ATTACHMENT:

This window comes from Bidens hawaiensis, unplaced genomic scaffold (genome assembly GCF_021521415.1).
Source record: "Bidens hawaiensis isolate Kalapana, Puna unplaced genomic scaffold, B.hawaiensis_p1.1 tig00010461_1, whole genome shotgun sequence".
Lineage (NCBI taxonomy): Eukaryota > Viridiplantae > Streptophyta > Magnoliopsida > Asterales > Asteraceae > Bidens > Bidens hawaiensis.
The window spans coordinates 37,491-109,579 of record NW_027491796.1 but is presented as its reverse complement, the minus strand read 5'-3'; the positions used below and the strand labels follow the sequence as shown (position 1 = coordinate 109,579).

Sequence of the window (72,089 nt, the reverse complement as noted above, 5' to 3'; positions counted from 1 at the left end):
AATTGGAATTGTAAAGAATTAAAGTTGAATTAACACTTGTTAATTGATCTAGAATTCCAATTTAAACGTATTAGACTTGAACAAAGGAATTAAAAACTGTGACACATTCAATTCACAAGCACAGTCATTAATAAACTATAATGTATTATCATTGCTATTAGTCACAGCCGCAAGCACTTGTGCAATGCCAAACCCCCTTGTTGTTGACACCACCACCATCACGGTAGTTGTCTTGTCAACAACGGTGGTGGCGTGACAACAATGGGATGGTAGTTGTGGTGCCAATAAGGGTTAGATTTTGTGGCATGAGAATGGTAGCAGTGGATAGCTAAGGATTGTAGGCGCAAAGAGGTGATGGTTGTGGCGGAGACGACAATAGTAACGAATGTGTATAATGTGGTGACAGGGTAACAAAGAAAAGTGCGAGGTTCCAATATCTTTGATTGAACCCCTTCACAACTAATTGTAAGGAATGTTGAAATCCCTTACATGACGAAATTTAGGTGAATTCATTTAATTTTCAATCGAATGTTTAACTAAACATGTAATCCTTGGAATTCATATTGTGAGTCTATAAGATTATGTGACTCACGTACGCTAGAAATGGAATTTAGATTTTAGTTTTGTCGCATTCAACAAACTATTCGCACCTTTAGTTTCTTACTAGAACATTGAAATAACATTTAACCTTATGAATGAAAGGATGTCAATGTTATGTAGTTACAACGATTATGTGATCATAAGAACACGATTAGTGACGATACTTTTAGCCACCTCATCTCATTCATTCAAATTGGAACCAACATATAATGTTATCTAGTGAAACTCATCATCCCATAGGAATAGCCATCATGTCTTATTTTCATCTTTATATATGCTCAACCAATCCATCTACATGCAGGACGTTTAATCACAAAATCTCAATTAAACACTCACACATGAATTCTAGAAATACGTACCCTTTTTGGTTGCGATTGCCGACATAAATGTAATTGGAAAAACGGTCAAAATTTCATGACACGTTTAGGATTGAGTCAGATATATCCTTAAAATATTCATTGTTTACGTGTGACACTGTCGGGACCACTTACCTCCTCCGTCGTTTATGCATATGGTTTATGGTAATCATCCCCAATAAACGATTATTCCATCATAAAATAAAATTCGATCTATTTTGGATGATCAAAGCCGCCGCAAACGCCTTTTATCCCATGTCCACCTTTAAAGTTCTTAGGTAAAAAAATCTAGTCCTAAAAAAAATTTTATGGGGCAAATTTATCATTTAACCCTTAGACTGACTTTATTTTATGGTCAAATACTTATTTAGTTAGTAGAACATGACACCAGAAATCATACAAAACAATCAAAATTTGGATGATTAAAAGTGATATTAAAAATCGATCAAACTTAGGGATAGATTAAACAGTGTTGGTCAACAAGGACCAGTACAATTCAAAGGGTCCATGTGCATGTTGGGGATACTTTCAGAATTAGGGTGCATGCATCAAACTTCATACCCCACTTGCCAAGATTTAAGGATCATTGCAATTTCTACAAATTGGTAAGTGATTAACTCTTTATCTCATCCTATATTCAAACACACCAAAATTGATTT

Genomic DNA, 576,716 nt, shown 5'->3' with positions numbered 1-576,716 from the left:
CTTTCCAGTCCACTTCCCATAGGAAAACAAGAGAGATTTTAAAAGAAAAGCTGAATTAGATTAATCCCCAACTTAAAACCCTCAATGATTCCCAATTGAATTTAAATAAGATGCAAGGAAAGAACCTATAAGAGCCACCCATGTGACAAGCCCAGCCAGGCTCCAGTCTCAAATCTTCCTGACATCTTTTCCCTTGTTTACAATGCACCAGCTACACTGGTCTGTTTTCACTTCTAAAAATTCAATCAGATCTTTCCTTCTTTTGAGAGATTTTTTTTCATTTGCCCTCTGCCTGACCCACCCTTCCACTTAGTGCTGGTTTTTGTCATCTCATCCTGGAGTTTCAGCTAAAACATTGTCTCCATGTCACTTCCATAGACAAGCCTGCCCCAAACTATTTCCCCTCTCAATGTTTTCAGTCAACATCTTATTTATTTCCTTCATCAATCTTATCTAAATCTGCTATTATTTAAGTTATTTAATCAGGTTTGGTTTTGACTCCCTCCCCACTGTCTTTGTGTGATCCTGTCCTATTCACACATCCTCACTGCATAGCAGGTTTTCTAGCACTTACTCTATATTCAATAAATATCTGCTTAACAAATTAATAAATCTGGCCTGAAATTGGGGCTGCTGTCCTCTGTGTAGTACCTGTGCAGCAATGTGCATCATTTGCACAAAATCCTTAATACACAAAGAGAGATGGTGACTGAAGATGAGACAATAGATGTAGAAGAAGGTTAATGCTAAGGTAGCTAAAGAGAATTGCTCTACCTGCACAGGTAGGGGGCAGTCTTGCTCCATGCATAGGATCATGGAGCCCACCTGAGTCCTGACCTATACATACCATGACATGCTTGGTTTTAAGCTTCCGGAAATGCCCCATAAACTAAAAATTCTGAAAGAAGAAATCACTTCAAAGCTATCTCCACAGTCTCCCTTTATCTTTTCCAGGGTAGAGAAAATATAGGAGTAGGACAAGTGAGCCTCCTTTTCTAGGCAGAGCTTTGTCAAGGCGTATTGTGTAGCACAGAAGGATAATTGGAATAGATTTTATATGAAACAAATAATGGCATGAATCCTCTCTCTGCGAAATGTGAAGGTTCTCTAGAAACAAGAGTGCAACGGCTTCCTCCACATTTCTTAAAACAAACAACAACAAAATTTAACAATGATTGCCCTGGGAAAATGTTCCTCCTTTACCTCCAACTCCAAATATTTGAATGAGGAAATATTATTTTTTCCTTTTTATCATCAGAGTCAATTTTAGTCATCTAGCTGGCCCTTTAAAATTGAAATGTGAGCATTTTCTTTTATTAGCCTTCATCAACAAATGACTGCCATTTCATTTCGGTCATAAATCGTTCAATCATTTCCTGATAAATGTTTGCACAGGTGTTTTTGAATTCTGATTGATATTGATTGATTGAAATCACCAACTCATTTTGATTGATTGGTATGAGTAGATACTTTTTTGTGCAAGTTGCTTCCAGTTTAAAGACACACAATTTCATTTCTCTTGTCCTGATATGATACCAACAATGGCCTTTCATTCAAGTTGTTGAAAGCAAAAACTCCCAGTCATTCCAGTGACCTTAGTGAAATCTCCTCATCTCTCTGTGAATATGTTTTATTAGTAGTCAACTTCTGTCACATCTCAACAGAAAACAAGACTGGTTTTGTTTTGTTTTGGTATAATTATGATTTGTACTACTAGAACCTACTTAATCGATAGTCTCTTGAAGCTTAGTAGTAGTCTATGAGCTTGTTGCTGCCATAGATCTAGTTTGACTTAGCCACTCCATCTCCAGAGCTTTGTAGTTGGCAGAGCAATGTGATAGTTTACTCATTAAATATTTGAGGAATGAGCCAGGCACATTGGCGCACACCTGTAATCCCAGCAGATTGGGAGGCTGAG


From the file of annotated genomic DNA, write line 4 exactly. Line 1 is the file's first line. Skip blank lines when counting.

The window spans coordinates 37,491-109,579 of record NW_027491796.1 but is presented as its reverse complement, the minus strand read 5'-3'; the positions used below and the strand labels follow the sequence as shown (position 1 = coordinate 109,579).